Business is faced with years of uncertainty following the Brexit vote but people are trying to make the best of a very bad job.
That was clear at a Downtown meeting in Manchester this week where our members and guests resolved to use the northern spirit of enterprise to seek out new opportunities if we are to be outside the EU.
THE POLITICAL LANDSCAPE.
Political uncertainty remains although I think Theresa May will be the next Prime Minister. However some members at the meeting felt that Andrea Leadsom’s claim to be the real Brexiteer will win her much support amongst the grass roots. The anti EU zealots are still alive and well in the Tory Party. They are suspicious that Theresa May, who was on the Remain side, will cave in to Brussels. Mrs May has countered that displaying a sense of humour that we all thought she completely lacked. Having been described by Ken Clarke as “a bloody difficult woman”, Mrs May remarked that the next person to think that would be the EU Commission President Jean-Claude Juncker.
Brave talk but the negotiations are going to be hard and the darkening economic landscape is there for all to see.
Whoever the Tories choose, they are likely to be Prime Minister well into the 2020s having won the General Election against the unelectable Jeremy Corbyn. It looks as if the Labour moderates have failed to remove him. A week ago Wallasey MP Angela Eagle was poised to challenge. The pressure on Corbyn was at its maximum but she didn’t make her move. It may still come but in the past week Eagle has faced a left wing pro Corbyn revolt in her constituency and the leader strengthened his position in the wake of the Chilcot Inquiry. Corbyn reminded the nation of his opposition to the Iraq War whereas Tony Blair looked like a broken man.
Labour moderates need to realise the game is up. The Labour Party is now a socialist party. The political space just to the left of centre is waiting for them. In any case there will now be a ruthless process of deselection of moderate MPs mounted by the Corbyn supporting Momentum movement making them pay for their “treachery” to the leader.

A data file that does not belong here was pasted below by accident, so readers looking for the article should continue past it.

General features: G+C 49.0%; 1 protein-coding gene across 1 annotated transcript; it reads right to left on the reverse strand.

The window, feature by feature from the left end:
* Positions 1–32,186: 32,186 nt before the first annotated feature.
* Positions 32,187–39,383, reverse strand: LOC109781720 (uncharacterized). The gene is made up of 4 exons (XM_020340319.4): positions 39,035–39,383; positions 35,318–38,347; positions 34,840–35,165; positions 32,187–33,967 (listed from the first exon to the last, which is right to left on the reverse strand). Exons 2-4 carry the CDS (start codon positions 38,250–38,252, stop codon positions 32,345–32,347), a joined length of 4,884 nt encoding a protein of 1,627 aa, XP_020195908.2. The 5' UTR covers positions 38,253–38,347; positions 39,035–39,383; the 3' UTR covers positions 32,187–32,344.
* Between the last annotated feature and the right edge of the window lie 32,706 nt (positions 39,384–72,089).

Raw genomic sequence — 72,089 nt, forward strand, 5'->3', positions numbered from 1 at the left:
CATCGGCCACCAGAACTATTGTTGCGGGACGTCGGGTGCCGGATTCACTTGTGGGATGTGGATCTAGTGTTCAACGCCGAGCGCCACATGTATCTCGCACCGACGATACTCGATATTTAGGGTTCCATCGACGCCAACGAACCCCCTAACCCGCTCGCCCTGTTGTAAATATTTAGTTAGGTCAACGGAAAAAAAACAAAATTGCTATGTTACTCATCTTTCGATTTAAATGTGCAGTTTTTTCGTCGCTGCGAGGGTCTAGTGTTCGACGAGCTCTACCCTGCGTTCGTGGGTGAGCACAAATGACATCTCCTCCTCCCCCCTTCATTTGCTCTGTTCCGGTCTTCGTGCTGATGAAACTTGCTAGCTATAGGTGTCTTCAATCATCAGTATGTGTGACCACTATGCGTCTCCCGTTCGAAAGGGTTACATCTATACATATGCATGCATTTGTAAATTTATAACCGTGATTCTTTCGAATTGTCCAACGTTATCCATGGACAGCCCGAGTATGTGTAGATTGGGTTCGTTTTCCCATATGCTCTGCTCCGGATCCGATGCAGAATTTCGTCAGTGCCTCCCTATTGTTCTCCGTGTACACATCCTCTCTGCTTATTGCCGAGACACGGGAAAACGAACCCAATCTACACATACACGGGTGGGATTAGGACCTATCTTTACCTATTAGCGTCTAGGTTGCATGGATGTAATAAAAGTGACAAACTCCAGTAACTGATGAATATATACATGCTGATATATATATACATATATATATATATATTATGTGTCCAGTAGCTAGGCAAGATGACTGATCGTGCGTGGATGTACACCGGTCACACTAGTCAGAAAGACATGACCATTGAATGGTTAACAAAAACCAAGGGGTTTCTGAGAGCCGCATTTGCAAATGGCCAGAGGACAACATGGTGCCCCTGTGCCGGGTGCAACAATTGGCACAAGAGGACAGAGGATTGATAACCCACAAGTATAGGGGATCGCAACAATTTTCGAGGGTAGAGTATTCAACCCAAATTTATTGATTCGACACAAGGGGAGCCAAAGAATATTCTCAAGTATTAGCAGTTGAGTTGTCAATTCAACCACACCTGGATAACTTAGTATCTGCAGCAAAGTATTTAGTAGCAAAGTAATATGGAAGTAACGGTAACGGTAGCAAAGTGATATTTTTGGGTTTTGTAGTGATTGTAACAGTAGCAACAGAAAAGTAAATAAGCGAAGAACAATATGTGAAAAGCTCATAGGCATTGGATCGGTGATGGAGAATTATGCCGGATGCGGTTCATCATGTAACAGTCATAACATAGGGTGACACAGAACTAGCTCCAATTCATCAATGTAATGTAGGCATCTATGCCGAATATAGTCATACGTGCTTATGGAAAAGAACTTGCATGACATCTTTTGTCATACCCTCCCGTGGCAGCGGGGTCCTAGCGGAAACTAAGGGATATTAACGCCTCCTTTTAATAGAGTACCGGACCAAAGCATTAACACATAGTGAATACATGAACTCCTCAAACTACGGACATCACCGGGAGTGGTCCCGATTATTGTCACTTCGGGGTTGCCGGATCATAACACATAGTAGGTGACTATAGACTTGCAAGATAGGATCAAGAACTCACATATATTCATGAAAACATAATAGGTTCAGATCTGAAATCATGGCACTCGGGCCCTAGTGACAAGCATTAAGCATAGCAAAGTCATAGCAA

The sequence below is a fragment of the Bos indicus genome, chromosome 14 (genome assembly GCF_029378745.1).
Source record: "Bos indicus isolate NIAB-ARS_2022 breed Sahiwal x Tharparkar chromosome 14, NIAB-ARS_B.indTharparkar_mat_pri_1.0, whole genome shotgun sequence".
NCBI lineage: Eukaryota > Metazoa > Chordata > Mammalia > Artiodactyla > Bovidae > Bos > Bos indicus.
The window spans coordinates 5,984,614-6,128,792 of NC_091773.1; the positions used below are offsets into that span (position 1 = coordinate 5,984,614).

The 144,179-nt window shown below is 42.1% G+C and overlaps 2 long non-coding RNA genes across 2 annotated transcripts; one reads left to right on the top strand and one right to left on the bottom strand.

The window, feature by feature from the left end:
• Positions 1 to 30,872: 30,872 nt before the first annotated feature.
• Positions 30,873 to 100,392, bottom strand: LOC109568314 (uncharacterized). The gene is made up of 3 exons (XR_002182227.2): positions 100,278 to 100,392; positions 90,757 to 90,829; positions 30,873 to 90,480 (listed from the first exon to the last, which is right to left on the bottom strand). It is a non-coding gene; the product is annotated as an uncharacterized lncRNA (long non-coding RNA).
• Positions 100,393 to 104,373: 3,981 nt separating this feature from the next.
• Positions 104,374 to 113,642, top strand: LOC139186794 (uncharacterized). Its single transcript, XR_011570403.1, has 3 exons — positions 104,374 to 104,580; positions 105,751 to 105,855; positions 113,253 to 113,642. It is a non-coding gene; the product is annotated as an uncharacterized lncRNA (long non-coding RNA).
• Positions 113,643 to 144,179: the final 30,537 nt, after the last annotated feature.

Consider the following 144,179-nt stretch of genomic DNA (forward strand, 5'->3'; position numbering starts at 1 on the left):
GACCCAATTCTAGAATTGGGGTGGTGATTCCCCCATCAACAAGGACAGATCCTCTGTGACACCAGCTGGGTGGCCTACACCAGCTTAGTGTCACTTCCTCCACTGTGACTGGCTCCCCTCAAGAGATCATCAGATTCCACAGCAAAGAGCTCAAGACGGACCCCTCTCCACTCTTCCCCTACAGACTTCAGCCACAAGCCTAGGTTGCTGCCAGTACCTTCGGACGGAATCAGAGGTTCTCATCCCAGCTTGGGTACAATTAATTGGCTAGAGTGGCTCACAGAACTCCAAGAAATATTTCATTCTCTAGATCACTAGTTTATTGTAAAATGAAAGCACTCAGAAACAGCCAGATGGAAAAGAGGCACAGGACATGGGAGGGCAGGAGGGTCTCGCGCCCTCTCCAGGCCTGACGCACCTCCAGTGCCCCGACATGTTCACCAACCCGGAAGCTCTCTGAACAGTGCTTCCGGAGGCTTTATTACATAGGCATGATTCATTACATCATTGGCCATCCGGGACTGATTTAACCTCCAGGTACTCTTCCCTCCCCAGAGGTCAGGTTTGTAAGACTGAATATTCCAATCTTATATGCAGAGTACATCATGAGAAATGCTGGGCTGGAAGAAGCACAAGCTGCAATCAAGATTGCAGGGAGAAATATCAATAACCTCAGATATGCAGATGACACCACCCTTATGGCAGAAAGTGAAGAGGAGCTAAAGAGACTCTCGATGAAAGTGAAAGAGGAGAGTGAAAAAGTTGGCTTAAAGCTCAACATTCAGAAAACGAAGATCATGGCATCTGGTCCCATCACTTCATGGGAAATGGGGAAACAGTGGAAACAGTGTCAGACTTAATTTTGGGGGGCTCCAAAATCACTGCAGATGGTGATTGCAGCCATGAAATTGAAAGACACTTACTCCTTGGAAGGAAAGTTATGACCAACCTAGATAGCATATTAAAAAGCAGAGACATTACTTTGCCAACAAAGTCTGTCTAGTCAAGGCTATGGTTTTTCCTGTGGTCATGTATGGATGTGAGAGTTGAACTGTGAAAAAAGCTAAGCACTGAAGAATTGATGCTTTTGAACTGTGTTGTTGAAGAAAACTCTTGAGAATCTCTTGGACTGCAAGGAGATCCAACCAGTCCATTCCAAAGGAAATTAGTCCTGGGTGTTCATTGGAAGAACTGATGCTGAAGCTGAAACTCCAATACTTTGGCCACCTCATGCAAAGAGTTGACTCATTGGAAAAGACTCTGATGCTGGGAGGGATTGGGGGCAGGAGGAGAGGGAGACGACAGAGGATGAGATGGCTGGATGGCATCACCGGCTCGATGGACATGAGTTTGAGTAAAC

THE BUSINESS OUTLOOK.
Against that political background there was agreement at the Downtown meeting that the next three years would be difficult. Not only would the UK’s relationship with the EU change but the EU itself might change. Tom Cannon from Liverpool University forecast the pound would be worth a dollar by Christmas as the American currency strengthened. He forecast big cities like Leeds and Liverpool would thrive in the post Brexit world but people in the communities that had voted most strongly to leave would suffer most from rising petrol and food prices.
Neil McInroy from the Centre For Local Economic Strategies felt that Chancellor George Osborne would go and the Northern Powerhouse, with which he is so closely associated, will slow or stop. It is difficult to see May (Maidenhead) or Leadsom (South Northamptonshire) having the same feel for the project as the man from Tatton.
Our own Chief Executive Frank McKenna said warnings from business, about how their bottom line costs would rise if we were out of the EU, had been drowned out by the noise of the politicians. He also feared extreme candidates could affect next year’s mayoral contests in Liverpool and Manchester.
So much uncertainty on the business and political front as Downtown’s business community looks to the future.